In milder climates, the anthurium plant is cultivated as a houseplant, while in USDA zones 10 and higher, it is used as a landscape plant. Anthurium maintenance is simple as long as you give the plant a few essential ingredients. Continue reading to discover more about anthurium plant care.
- Soil and Watering Requirements
- How should I choose my soil?
- What method should I use to water?
- Lighting Requirements
- Humidity and Temperature Requirements
- What About Repotting
- Frequently Asked Questions About Anthuriums
Soil and Watering Requirements
Root rot can be caused by overwatering your Anthurium. So, how does that look? The stems will discolor and the roots will be brown and mushy. This might be due to a variety of factors, including irrigation frequency concerns or soil issues.
How should I choose my soil?
I would recommend taking a good, long look at your dirt first. There is a chance that you have too much water in your soil if you used a traditional potting mix. Anthuriums and orchids are closely related. These cousins do not appreciate their chunky roots soaking up water. What should they do? If you must repot, you should use a 50/50 mix of traditional potting mix and orchid mix.
What method should I use to water?
Watering this diverse group of plants can be done in a variety of ways. Anthuriums are found in the rainforest in the wild. Instead of growing in the soil, they naturally grow on top of objects like mossy trees. That’s why they despise having moist earth around their roots. So, what are we going to do to make them happy?
Bottom watering is the approach we favor since it is more uniform, less prone to overwatering, and does not leach nutrients. Fill a drip tray with the plant, which should be about 2cm (34in) deep. Allow the plant to sit for 20 minutes; the water will finally be sucked up into the dry root ball. Remove and drain when there is no more water sucked up.
Using ice cubes is a popular solution. They’re a good slow-release watering strategy that won’t flood your plant with water all at once. You should keep in mind that your small Anthurium is just that: mini, so exercise caution when determining how many ice cubes to place on your plant. Remember, you don’t want to expose it to too much cold. So, especially initially, little is more. It’s possible that you’ll have to water your plant more regularly if you use this strategy.
The most frequent approach is to let it rain, after all, they are from the rainforests. Pour water from above, being careful to cover the whole surface of the soil, and let gravity filter the water through the pot. You would have to water your plant less frequently if you used this strategy. Use room-temperature water to avoid shocking the root system. Soak it well until the drainage hole is full of water.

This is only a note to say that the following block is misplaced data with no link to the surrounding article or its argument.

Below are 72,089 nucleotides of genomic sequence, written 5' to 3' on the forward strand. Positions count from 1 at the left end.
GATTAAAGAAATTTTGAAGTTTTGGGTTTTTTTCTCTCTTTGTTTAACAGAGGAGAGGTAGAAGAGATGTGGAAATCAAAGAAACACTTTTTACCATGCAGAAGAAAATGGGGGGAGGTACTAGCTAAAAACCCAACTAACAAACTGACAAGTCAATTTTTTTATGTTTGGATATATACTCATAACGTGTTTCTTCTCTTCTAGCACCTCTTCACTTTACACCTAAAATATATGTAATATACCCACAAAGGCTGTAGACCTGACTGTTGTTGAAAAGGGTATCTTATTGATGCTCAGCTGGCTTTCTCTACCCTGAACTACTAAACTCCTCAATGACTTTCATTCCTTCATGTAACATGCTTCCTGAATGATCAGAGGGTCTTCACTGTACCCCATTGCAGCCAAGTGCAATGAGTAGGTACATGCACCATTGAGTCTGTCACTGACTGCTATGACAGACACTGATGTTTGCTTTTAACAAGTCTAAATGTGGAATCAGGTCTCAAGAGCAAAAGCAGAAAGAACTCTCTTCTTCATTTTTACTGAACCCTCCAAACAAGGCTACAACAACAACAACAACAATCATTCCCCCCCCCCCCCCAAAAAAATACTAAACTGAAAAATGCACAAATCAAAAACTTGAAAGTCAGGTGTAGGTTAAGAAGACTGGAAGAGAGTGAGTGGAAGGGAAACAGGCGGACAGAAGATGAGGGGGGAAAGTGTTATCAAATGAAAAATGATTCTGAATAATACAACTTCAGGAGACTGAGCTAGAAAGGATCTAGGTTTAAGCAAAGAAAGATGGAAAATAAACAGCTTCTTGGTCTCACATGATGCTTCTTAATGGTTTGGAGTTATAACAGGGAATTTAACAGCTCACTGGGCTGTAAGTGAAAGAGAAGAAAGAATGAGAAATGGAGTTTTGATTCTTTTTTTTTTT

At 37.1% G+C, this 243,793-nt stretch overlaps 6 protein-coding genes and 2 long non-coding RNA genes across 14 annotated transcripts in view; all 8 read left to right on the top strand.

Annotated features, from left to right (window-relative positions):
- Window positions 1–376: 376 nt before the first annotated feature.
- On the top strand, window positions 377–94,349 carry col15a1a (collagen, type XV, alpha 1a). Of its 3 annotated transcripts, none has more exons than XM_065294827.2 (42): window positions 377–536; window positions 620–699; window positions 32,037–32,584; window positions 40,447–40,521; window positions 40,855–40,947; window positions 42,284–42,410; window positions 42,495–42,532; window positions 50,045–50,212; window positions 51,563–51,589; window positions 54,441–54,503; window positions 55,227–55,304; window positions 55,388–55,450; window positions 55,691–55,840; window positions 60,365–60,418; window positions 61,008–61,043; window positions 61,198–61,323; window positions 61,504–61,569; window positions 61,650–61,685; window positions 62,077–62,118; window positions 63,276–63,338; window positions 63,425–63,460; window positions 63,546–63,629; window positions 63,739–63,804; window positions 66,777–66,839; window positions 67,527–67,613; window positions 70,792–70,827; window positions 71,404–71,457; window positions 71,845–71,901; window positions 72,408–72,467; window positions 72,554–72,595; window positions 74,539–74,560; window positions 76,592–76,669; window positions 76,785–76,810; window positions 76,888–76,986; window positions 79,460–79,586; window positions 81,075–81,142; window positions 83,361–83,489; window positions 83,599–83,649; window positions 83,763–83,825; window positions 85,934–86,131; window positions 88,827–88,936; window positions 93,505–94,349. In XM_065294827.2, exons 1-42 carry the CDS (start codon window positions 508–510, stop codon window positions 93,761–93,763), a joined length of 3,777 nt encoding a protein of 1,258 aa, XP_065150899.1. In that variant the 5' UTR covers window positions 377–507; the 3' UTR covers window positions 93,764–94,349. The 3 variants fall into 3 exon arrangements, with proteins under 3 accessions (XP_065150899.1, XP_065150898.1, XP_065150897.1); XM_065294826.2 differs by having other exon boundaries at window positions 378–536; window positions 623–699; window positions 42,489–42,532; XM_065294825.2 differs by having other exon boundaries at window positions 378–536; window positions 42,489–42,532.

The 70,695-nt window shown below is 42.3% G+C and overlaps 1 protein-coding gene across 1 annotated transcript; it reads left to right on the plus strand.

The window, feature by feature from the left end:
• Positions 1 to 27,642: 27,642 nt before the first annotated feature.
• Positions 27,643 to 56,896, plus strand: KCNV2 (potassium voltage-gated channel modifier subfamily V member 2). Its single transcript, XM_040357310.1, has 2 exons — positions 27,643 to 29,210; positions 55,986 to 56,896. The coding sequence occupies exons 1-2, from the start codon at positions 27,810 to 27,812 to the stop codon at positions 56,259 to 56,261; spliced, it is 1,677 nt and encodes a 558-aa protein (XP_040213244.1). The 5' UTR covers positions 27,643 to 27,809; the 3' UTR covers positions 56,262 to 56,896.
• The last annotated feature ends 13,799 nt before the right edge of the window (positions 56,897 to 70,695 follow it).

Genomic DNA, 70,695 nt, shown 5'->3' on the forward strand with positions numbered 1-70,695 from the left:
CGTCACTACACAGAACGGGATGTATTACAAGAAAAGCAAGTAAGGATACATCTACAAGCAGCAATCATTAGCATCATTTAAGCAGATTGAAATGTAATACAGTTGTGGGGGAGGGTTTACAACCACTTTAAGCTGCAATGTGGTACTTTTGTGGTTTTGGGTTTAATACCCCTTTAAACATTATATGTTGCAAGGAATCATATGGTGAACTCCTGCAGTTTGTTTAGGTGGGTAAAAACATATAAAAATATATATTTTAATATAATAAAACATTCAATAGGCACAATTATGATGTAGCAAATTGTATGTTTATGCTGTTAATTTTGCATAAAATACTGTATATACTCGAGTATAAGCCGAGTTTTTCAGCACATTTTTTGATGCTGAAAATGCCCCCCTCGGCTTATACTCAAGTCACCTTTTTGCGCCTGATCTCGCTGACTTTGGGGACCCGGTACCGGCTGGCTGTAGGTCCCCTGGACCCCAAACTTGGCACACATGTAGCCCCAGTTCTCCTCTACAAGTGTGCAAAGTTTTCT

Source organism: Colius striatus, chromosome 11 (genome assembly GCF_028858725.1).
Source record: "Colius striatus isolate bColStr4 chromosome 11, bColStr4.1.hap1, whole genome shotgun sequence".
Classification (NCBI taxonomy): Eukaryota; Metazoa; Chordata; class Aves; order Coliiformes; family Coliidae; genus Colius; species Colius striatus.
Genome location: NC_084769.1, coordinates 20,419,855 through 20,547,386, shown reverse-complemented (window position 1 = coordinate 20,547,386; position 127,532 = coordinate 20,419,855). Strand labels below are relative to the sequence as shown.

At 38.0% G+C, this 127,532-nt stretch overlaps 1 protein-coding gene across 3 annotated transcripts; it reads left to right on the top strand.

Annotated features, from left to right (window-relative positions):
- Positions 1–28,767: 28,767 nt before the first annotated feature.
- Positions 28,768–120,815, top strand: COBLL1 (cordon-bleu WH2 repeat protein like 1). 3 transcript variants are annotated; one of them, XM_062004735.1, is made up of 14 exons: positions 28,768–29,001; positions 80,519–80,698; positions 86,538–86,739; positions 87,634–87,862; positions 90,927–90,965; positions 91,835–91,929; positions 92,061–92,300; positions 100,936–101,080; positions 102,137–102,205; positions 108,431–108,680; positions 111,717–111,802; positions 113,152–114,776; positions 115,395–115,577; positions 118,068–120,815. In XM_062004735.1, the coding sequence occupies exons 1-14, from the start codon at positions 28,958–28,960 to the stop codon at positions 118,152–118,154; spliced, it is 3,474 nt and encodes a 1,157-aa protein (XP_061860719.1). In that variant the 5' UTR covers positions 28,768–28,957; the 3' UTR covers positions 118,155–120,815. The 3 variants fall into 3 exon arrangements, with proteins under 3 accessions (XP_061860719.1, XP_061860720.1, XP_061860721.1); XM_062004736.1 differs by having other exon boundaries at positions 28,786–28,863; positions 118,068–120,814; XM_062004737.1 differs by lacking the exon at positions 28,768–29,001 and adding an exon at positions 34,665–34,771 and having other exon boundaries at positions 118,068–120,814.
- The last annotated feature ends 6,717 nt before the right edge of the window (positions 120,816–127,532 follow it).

Anthuriums like a bright light that isn’t too direct. Your anthurium may not be getting enough sunlight if it stops making “flowers.” These are actually fancy leaves, but that’s a different subject. There is, however, a caveat to this, though. Don’t put your “plant baby” in the direct sun, because it will die. You will start to see brown, crusty spots on the leaves because they have been in the sun.
Humidity and Temperature Requirements
Always remember that the Anthurium you have is from the rainforest. It likes hot and humid weather. “Plants” like to live in the kitchen and bathroom, which are the two most humid rooms in your house.
If you want to grow anthuriums in other parts of your home, they can do well there, too. Make sure that your plant has enough humidity in its environment. If you see that its growth has slowed down a lot, or that the new growth comes in a weird shape, you might need to help it out. Stack it on top of a tray of pebbles, buy a humidifier, or spray it with a mister every few days to keep it moist. How much money do you have? How much time do you have? There’s a simple solution for you!
What About Repotting
If you’re a new parent of a mini Anthurium and you’re having problems, repotting probably isn’t the answer. Anthuriums take a long time to grow and need to be replanted every two or three years.
We, as plant parents, may already know what kind of pot we want to use for our plants. “It’s so adorable! It fits in with our decor.” Guess what? Our plant is not happy about it. Anthuriums need a pot that can easily drain. They do not like wet soil, as we have already explained. You might want to repot your mini Anthurium before it’s too late if your pot is thick-walled, does not have drainage holes, or seems to hold water.
Frequently Asked Questions About Anthuriums
How do you keep anthurium blooming?
Anthuriums are finicky about their surroundings, and problems like wet soil or inadequate lighting might prevent them from flowering. Allow plenty of indirect sunshine, regular watering, high humidity, and weekly feedings of diluted phosphorus-rich fertilizer to encourage your anthurium to blossom.
Is anthurium a good indoor plant?
Anthuriums are native to Central and South America and there are over 1,000 species. Despite growing outdoors in warmer climates, they make one of the most compatible indoor plants and are often included in indoor garden collections.
Is Miracle Grow good for anthurium?
Anthuriums thrive best when grown in a mixture of moisture control potting mix, peat moss, orchid potting mix, and perlite. For the past 12 years, I have used the following recipe with success: 50% Miracle Grow Moisture Control Potting Mix. 20% Peat Moss.
How long do anthurium plants live?
Growing anthuriums indoors as houseplants can extend their life by 5 years or more. The plants can be propagated to extend their life even further. But flamingo flower plants have a lifespan of around 5 years.